“The difference between this year and last year is our newcomers fit the way that we want to play a lot more so than maybe last year, and I think that will help with our defense,” Pitino said. “It’ll help with our press, all those little things that we’re trying to do when building kind of the brand that we want to play.”
First up for Pitino is a matchup against his dad, Louisville’s Rick Pitino. The coaches chat freely about their teams but phone calls will grow more guarded as a Nov. 14 clash in Puerto Rico nears, the second all-time meeting between father and son.
“It’s weird because we’re so invested in each other’s programs,” said Richard Pitino on Thursday. “We talk daily and we’re both kind of waiting to start hiding information from each other. I see it coming. I’m glad we’re playing early. We can play, we can move on and start rooting for each other again.”
Pitino, Sr. claimed a 79-55 victory in 2012 when his son coached at Florida International.
n Michigan State, the reigning Big Ten tournament champions (29-9), welcome back starters Branden Dawson and Denzel Valentine from a team that reached the NCAA Tournament Elite Eight last season.
Add sixth man Travis Trice as the new starting point guard and the Spartans have the makings of another top conference contender.
“I kind of like this team,” said Spartans coach Tom Izzo, entering his 20th season. “I think it’s a team with the same kind of passion we had last year, the same kind of camaraderie, but a little better leadership. Last year it wasn’t a strength of our team. It wasn’t necessarily a weakness, but we didn’t have quite the leadership that I think we have with Travis Trice and Denzel Valentine.”
The Spartans were picked second behind Wisconsin in a preseason media survey.
n Last year’s Big Ten regular season champ has a first-team preseason pick in Caris LeVert but Michigan was not voted among the top three teams in a Big Ten preseason poll released on Thursday.
LeVert averaged 12.9 points and 4.3 rebounds last year for a 28-9 team.
“You never know, but he was in it a bit last year,” Michigan coach John Beilein said. “There were games when we went to him because people were doing things with Nik (Stauskas), with Glenn (Robinson III), with Jordan Morgan. So we just went with him. I love his personality because he doesn’t let things bother him much. So I don’t think he gets too excited or too worried about these situations.”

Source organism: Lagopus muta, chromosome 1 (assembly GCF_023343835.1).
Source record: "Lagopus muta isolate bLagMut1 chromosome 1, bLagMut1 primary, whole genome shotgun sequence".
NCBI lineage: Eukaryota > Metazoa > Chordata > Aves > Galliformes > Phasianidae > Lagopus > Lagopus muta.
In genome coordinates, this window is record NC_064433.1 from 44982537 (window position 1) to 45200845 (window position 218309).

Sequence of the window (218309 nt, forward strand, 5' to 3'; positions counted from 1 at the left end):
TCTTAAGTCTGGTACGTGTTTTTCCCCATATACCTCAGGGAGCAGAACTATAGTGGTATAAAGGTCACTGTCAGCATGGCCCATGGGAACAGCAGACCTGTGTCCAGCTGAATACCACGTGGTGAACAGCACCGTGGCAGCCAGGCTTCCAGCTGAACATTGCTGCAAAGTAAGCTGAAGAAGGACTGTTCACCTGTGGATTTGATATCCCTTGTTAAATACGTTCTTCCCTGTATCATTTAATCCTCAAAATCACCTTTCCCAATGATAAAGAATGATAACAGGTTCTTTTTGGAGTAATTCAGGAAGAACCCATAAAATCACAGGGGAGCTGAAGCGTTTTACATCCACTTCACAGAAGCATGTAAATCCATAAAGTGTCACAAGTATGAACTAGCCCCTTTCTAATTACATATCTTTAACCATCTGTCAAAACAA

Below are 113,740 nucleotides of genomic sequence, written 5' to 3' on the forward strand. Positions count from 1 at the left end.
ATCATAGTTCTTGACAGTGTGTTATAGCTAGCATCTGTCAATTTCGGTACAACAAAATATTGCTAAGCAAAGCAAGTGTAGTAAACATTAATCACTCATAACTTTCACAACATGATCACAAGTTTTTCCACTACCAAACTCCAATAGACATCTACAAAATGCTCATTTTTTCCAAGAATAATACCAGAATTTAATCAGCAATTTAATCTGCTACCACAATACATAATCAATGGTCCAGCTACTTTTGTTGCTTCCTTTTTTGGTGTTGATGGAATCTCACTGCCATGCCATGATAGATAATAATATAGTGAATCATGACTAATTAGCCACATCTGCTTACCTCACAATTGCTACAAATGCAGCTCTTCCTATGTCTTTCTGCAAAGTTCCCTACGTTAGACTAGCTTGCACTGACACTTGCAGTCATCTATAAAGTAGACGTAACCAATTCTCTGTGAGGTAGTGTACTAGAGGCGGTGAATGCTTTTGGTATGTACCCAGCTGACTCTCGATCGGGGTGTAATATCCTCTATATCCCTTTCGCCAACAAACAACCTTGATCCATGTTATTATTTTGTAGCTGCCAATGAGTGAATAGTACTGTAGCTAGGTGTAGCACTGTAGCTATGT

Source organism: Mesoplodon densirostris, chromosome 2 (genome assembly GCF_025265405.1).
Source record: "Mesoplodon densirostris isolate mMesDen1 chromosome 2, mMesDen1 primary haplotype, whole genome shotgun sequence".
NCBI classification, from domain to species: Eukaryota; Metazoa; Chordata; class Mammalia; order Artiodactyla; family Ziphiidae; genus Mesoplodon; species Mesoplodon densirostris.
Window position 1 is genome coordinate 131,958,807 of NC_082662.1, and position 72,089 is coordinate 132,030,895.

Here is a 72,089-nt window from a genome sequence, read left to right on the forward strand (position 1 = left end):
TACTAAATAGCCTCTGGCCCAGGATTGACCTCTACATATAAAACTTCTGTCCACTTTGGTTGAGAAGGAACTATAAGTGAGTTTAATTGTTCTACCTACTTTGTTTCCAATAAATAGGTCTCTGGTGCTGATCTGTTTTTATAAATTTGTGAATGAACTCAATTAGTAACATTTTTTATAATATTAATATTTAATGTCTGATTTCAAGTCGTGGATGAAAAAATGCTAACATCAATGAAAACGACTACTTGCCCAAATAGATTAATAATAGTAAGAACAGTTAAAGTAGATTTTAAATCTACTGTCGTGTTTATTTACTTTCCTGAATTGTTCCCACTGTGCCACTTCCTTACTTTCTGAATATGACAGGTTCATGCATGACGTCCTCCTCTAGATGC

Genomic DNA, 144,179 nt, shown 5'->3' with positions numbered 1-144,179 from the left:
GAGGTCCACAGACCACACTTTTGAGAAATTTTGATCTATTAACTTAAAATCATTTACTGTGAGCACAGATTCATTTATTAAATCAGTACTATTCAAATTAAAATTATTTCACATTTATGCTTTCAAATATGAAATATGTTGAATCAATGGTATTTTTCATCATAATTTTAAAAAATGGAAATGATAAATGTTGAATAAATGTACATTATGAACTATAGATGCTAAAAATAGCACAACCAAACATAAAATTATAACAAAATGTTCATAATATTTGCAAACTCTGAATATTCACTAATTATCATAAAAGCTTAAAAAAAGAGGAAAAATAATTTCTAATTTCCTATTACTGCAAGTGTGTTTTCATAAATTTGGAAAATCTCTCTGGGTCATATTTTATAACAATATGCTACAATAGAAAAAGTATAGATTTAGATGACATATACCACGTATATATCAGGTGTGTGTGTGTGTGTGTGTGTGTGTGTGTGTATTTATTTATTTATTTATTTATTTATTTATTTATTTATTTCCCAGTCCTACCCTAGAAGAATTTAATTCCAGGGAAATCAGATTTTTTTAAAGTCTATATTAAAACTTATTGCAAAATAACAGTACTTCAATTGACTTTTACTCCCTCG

Michigan picked up 10 extra practice days thanks to an offseason trip to Italy, offering new players some valuable time.
“You have a better evaluation of your team, and now your preseason practices should be more on point than they normally would be because we have information that we wouldn’t have until two or three weeks into the season,” Beilein said.
n Penn State is no longer the Big Ten’s lone eastern outpost.
The addition of Maryland and Rutgers creates the makings of an East Coast rivalry for the formerly Midwest-based conference.
“It’s great for recruiting, it’s great for the current players because their families know that they cannot only come to Penn State, but now they can go up 95 and go to Rutgers and down 95 and go to Maryland,” Nittany Lions coach Patrick Chambers said. “I think it’s a win-win. A lot of people thought that we were in the Midwest.”
Penn State finished 6-12 and tied for 10th with Northwestern in last year’s regular season standings.
Guard D.J. Newbill, a second-team All-Big Ten pick, is back after finishing second in league scoring with a 17.1-point average. Forward Ross Travis brings in a 7.0-rebound average, fourth in the league last year.
“I have a good mixture of veterans and youth,” Chambers said. “I’m seeing that in practice. Obviously very good leader in D.J. Newbill (and) Ross Travis is coming along terrific helping him in his leadership. ... They’ve taken ownership of this team, and I’m noticing things in the locker room, in practice, in the weight room.”